SOUTH DAKOTA: Plans for the world's largest wind farm - 10 times bigger than the largest one currently making electricity -- are on track for South Dakota.  Clipper Windpower of Carpinteria, Calif., wants to build the huge complex in the center of the state. The $3,000,000,000  wind farm would have 1,000 turbines and a capacity of 3,000 megawatts, far outsourcing today's largest wind farm on the Washington-Oregon border with 454 turbines producing 300 megawatts.  Mike Ropp, an engineering professor at South Dakota State University, says South Dakota has nearly unlimited potential for wind farms.  "In general, all of our sites are either equal to expectations or better," Ropp says.  "South Dakota can generate an awful lot of electricity, probably a double-digit percentage of our national needs."  A $300,000,000 wind farm has also been proposed for the Pine Ridge Indian Reservation. Oglala Sioux tribal officials have signed an agreement with a Chicago investment firm to develop the 300 megawatt project and are now searching for a buyer.

Northern games renew skills and camaraderie
Northwest Territories - The Annual Dene Summer Games took place in the Northwest Territory in late August.  Combining a mixture of traditional skills with contemporary sports, the weekend of activities drew participants from numerous small villages dotting the Northwest Territories. Among the 13 events:
Hand games
Log sawing
Spear Throwing
Tea Boiling: Two people try to boil water and create tea as fast as possible. The woman runs to a lake for water while the man slices wood to start a fire. Only five matches are permitted; failure to ignite a blaze results in a disqualification.
Dene baseball: played similar to cricket where the batter and teammate run between bases along a straight line

Inukshuk (singular), meaning "likeness of a person" in Inuktitut (the Inuit language) is a stone figure made by the Inuit. The plural is inuksuit.

Inukshuk to honour Winnipeg woman
WINNIPEG - Victoria Jason dedicated her life to teaching people how to kayak in the Arctic.  Jason fell in love with the history and the people, but was surprised to learn some Inuit had lost their connection to the kayak. To help maintain the knowledge:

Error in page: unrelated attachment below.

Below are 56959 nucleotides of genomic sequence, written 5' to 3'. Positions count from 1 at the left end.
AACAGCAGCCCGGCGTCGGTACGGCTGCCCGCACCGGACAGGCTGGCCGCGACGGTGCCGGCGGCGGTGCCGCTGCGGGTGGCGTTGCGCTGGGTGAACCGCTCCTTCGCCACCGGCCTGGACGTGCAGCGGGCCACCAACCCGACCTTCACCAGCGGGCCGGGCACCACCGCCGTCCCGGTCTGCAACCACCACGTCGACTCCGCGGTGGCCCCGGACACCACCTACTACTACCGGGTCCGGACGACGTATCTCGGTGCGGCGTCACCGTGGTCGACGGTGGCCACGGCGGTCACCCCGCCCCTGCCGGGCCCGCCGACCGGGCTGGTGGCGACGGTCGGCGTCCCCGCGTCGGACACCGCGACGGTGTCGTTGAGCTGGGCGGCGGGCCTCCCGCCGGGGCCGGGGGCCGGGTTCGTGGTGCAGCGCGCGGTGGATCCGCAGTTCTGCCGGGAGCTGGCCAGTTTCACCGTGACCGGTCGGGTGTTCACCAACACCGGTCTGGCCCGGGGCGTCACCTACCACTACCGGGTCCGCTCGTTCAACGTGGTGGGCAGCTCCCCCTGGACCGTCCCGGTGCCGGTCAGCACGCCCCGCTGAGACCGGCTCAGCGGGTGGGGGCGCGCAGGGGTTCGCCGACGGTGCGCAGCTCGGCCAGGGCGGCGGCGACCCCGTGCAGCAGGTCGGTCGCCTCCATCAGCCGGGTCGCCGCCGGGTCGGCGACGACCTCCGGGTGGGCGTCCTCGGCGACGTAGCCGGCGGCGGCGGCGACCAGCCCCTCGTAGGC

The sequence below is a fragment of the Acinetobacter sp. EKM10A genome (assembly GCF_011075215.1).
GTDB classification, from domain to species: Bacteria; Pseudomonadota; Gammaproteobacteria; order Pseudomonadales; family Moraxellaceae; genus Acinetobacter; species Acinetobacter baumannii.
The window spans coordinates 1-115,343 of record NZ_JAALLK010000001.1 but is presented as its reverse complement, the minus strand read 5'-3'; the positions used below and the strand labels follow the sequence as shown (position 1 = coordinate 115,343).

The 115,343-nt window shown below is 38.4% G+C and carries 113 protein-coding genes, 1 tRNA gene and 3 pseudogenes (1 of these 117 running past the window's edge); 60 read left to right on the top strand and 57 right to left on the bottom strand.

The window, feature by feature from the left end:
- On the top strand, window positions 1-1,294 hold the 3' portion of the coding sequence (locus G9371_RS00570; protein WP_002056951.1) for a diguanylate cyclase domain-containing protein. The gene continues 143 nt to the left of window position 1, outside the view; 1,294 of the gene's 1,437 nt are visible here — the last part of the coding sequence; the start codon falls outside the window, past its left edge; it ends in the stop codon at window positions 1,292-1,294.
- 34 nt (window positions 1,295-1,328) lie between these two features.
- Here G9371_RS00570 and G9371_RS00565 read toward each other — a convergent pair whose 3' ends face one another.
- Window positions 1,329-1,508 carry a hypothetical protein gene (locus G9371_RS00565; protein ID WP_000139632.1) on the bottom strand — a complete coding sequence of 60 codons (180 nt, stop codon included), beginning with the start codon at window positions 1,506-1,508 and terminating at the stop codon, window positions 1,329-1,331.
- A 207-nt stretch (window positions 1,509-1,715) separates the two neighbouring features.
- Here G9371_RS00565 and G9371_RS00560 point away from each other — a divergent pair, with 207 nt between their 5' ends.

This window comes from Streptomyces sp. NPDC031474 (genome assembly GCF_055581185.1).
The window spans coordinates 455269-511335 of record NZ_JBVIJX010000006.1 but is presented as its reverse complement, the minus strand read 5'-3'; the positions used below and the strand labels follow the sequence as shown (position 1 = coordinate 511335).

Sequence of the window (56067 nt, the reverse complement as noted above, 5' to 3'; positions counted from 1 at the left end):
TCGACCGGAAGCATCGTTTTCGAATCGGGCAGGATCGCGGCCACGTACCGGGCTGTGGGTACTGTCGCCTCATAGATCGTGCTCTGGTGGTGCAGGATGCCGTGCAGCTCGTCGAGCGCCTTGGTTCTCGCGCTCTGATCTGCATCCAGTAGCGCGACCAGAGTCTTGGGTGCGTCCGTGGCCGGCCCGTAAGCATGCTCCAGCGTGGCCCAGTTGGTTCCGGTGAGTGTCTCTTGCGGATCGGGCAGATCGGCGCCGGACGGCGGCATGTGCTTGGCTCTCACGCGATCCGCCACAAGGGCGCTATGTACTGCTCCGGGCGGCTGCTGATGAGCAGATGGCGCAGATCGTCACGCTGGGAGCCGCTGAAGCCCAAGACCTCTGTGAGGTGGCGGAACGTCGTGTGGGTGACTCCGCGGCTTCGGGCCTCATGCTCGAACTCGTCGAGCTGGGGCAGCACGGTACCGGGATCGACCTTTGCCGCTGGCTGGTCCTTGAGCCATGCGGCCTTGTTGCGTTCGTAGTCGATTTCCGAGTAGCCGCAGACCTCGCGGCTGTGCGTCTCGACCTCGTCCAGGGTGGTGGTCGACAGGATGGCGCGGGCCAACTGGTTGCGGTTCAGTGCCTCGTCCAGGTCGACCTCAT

*Over several summers, she paddled 7,500 kilometres to become the first woman to kayak the Northwest Passage.
*She wrote about her journey along the Arctic coast in the book Kabloona in the Yellow Kayak.
*She helped reintroduce the kayak to the community of Kugaaruk and taught children and adults about their heritage first-hand.
Early in 1999, Jason was diagnosed with a brain tumour. She died in May 2000 at the age of 55. Now a park in her hometown of Winnipeg has been renamed after her. Plans are to raise enough money to build a huge Inukshuk on a hill pointing north toward the land Victoria loved so much.

Songs guide Navajo teen’s growth
NEW MEXICO:  Kansas K. Begaye, 16, promotes her Dine culture and language through singing. “I first started singing when I was 10 years old.  When I competed in my first pageant, I discovered I loved to sing.”  Kansas, who is a former Miss Northern Navajo Teen and Miss Indian Teen World, has traveled to Japan  and all over the U.S. singing at different functions and events. “I sang the National Anthem at the Gathering of Nations powwow in front of 20,000 audience members in Navajo,” she added. Begaye's mom says her daughter realized how her gift of singing could help preserve the Dine Navajo language when an elder once tried to communicate with her. “They (Navajo elders) were frustrated because she (Kansas) didn’t understand them and she didn’t speak Navajo fluently, so the attempt to communicate didn’t happen,” said Dorothy Begaye.   Her daughter agrees. “Now, I’m really learning to speak Navajo and trying to learn, since it’s really up to you, the individual to learn the culture and speak the language,” Kansas said.  “Those of you that know your language, I commend you for learning your language, and always be proud of who you are.” Despite the difficulties of learning to speak fluent Navajo, Begaye said she is fortunate to know her culture from talking with her family and relatives and taking Navajo language and culture at Navajo Preparatory School.

The Corporation for Public Broadcasting is giving a $1,500,000 grant to establish the Center for Native American Radio. The Centre will provide technical, fundraising and programmatic support to nearly 30 public radio stations serving Native American listeners. “The Center will play an important role in seeing that un-served Native audiences have access to Native programs,” said Jacqlyn Salee of KNBA/Koahnic Broadcasting Corporation in Anchorage, AK.  “Building strong, vibrant Native stations on reservations and in villages in Alaska will assure Native perspectives and voices are heard more widely.”
Native Stations to be served by the Native Center for Public Radio:

KNBA, Anchorage
KBRW-FM&AM, Barrow
KYUK, Bethel
KCUK, Chevak
KZPA, Fort Yukon
KIYU, Galena
KOTZ, Kotzebue